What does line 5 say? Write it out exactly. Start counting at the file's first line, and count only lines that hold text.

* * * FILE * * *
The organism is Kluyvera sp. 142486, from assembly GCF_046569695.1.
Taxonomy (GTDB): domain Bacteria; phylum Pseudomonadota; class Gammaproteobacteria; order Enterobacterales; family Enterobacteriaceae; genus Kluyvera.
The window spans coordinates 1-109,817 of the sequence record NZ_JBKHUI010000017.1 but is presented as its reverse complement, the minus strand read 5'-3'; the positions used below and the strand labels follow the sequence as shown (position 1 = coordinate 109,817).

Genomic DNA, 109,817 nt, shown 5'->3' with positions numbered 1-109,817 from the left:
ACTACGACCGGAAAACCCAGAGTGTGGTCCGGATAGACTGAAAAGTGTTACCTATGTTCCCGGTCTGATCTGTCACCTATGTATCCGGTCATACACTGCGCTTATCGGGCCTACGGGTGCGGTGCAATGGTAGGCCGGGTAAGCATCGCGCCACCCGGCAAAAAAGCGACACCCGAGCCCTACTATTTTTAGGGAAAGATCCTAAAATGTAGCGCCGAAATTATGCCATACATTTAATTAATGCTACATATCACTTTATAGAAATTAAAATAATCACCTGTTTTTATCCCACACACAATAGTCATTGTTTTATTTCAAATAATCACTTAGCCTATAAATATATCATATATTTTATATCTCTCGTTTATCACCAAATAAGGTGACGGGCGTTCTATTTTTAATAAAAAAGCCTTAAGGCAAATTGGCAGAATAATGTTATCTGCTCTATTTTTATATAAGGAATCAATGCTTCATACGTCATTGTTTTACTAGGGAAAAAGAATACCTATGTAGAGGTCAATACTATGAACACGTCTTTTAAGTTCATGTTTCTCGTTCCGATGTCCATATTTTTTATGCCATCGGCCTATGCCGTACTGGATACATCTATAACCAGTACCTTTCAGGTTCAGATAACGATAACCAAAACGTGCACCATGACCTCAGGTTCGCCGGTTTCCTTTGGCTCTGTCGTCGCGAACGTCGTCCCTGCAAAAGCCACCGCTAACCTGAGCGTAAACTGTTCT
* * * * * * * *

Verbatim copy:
ACTACGACCGGAAAACCCAGAGTGTGGTCCGGATAGACTGAAAAGTGTTACCTATGTTCCCGGTCTGATCTGTCACCTATGTATCCGGTCATACACTGCGCTTATCGGGCCTACGGGTGCGGTGCAATGGTAGGCCGGGTAAGCATCGCGCCACCCGGCAAAAAAGCGACACCCGAGCCCTACTATTTTTAGGGAAAGATCCTAAAATGTAGCGCCGAAATTATGCCATACATTTAATTAATGCTACATATCACTTTATAGAAATTAAAATAATCACCTGTTTTTATCCCACACACAATAGTCATTGTTTTATTTCAAATAATCACTTAGCCTATAAATATATCATATATTTTATATCTCTCGTTTATCACCAAATAAGGTGACGGGCGTTCTATTTTTAATAAAAAAGCCTTAAGGCAAATTGGCAGAATAATGTTATCTGCTCTATTTTTATATAAGGAATCAATGCTTCATACGTCATTGTTTTACTAGGGAAAAAGAATACCTATGTAGAGGTCAATACTATGAACACGTCTTTTAAGTTCATGTTTCTCGTTCCGATGTCCATATTTTTTATGCCATCGGCCTATGCCGTACTGGATACATCTATAACCAGTACCTTTCAGGTTCAGATAACGATAACCAAAACGTGCACCATGACCTCAGGTTCGCCGGTTTCCTTTGGCTCTGTCGTCGCGAACGTCGTCCCTGCAAAAGCCACCGCTAACCTGAGCGTAAACTGTTCT